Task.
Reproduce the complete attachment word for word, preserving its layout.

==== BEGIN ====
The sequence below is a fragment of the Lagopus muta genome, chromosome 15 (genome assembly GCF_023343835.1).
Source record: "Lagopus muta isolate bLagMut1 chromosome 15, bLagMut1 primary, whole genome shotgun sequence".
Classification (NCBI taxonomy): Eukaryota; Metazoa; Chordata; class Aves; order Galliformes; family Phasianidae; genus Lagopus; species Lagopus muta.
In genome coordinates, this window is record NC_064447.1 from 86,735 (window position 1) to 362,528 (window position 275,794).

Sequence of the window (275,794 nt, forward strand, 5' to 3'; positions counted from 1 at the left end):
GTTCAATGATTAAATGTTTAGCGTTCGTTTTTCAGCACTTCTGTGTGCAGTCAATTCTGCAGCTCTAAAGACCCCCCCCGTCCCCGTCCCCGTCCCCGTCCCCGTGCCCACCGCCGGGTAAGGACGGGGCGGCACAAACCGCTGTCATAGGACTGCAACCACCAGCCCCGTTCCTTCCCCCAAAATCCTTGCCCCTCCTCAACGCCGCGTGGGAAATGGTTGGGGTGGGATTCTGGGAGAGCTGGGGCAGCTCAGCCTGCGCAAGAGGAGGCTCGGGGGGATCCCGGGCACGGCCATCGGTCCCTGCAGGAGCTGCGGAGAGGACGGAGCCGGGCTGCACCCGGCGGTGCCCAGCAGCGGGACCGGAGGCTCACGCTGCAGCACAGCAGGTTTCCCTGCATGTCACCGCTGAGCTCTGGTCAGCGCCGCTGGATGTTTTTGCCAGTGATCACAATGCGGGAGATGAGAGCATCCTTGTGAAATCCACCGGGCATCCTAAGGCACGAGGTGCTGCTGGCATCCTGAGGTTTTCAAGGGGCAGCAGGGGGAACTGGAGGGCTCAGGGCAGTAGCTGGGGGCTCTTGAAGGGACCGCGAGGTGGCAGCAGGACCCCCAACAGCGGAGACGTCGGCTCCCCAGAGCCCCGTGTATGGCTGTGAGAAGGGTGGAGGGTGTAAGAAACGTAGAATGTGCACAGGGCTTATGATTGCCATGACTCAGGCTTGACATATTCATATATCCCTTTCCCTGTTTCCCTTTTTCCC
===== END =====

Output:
The sequence below is a fragment of the Lagopus muta genome, chromosome 15 (genome assembly GCF_023343835.1).
Source record: "Lagopus muta isolate bLagMut1 chromosome 15, bLagMut1 primary, whole genome shotgun sequence".
Classification (NCBI taxonomy): Eukaryota; Metazoa; Chordata; class Aves; order Galliformes; family Phasianidae; genus Lagopus; species Lagopus muta.
In genome coordinates, this window is record NC_064447.1 from 86,735 (window position 1) to 362,528 (window position 275,794).

Sequence of the window (275,794 nt, forward strand, 5' to 3'; positions counted from 1 at the left end):
GTTCAATGATTAAATGTTTAGCGTTCGTTTTTCAGCACTTCTGTGTGCAGTCAATTCTGCAGCTCTAAAGACCCCCCCCGTCCCCGTCCCCGTCCCCGTCCCCGTGCCCACCGCCGGGTAAGGACGGGGCGGCACAAACCGCTGTCATAGGACTGCAACCACCAGCCCCGTTCCTTCCCCCAAAATCCTTGCCCCTCCTCAACGCCGCGTGGGAAATGGTTGGGGTGGGATTCTGGGAGAGCTGGGGCAGCTCAGCCTGCGCAAGAGGAGGCTCGGGGGGATCCCGGGCACGGCCATCGGTCCCTGCAGGAGCTGCGGAGAGGACGGAGCCGGGCTGCACCCGGCGGTGCCCAGCAGCGGGACCGGAGGCTCACGCTGCAGCACAGCAGGTTTCCCTGCATGTCACCGCTGAGCTCTGGTCAGCGCCGCTGGATGTTTTTGCCAGTGATCACAATGCGGGAGATGAGAGCATCCTTGTGAAATCCACCGGGCATCCTAAGGCACGAGGTGCTGCTGGCATCCTGAGGTTTTCAAGGGGCAGCAGGGGGAACTGGAGGGCTCAGGGCAGTAGCTGGGGGCTCTTGAAGGGACCGCGAGGTGGCAGCAGGACCCCCAACAGCGGAGACGTCGGCTCCCCAGAGCCCCGTGTATGGCTGTGAGAAGGGTGGAGGGTGTAAGAAACGTAGAATGTGCACAGGGCTTATGATTGCCATGACTCAGGCTTGACATATTCATATATCCCTTTCCCTGTTTCCCTTTTTCCC